For over a quarter of a century, Karl Kautsky was the preeminent theoretician of social democracy and the authentic interpreter of the Marxian legacy.¹ He was a friend of Marx and Engels as well as a prolific scholar whose valuable historical works include The origins of Christianity and Precursors to Socialism. He was the founder of Die neue Zeit, which, under his editorial reign, became the major intellectuall Marxist publication of the era. Along with Eduard Bernstein, he coauthored the Erfurt Program that served as the guiding document of the German Social Democratic Party and the inspiration for virtually every...

  8. 3 Eduard Bernstein and the Logic of Revisionism
    (pp. 55-76)

    Eduard Bernstein had been a friend and collaborator of karl Kautsky’s for close to twenty years. Born in 1850, the son of Jewish working-class parents, he worked at a bank in his younger years, and participated in the Gotha Congress of 1875, which gave birth to what would ultimately become the SPD. An early admirer of Eugen Dühring, like so many others, he became a Marxist after reading Engels’s attack on the anti-Semitic philosopher of violence. An editor of the influential The Social Democrat, exiled to England during the period of the antisocialist laws, Bernstein was a socialist of impeccable...

  9. 4 Leninism and Beyond
    (pp. 77-122)

    Leninism has surrendered: its supporters have been dispersed and its victims curse them from their graves. Its integrity has been withdrawn and its appeal has been destroyed. The abject failure of the communist experiment makes it difficult to imagine the masses it inspired, the sacrifices it received, the moral capital it once possessed, the reverence accorded its leaders, and the utopian hopes it inflamed. World history has rendered its judgment: Leninism is a thing of the past.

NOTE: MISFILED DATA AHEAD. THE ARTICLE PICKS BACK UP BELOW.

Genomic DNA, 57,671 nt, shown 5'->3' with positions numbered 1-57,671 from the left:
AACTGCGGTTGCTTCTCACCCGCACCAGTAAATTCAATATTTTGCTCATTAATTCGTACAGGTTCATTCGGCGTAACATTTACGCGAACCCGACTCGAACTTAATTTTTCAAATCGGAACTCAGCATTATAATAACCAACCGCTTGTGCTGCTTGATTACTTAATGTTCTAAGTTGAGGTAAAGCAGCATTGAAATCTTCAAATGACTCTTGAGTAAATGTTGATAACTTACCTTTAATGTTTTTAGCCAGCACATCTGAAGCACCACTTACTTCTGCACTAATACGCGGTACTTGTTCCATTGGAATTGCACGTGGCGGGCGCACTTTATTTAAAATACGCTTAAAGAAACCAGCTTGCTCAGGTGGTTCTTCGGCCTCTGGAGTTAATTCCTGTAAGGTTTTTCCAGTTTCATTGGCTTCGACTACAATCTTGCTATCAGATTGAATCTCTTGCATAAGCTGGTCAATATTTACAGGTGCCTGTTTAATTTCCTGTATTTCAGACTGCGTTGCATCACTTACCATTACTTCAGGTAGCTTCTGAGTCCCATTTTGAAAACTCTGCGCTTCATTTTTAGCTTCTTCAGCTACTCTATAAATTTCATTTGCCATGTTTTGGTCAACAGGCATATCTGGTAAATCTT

Especially in the postcommunist climate, however, it is important to bring balance and a sense of historical perspective into our view of events....

  10. 5 A Bridge to the Present: Rosa Luxemburg and the Underground Tradition
    (pp. 123-144)

    Economic reformism and political authoritarianism vied for influence over the labor movement for most of the twentieth century. But there was always another tradition lurking in the background. Its trajectory would extend from the Paris Commune and the Russian mass strike of 1905 to the European workers’ uprisings of 1918–23 over the Spanish Civil War and to the student revolts of 1968. Its partisans were eclectic and bound by a spirit of revolutionary humanism and libertarian socialism. Most of them are regrettably forgotten. The most visible representative of this underground tradition remains Rosa Luxemburg.¹

    Two films have been made...

  11. 6 Recasting the Project: Prologue for a Critical Theory of Socialism
    (pp. 145-184)

    The specter is no longer haunting anything. Conditions have changed—economically, politically, and ideologically. Employing an eighteenth-century understanding of the market is anachronistic. The terrain of struggle is different and exploitation in the industrially advanced societies is no longer what was exhibited in the novels of Dickens, Zola, or Upton Sinclair. The “class enemy” is no longer the capitalist in his top hat and fur coat or the racist imperialist of old. Fighting a phantom is a waste of time: the face of the enemy is now more benign. Workers clearly enjoy tangible benefits from capitalist democracies whose resilience and...

  12. Notes
    (pp. 185-222)
  13. Index
    (pp. 223-234)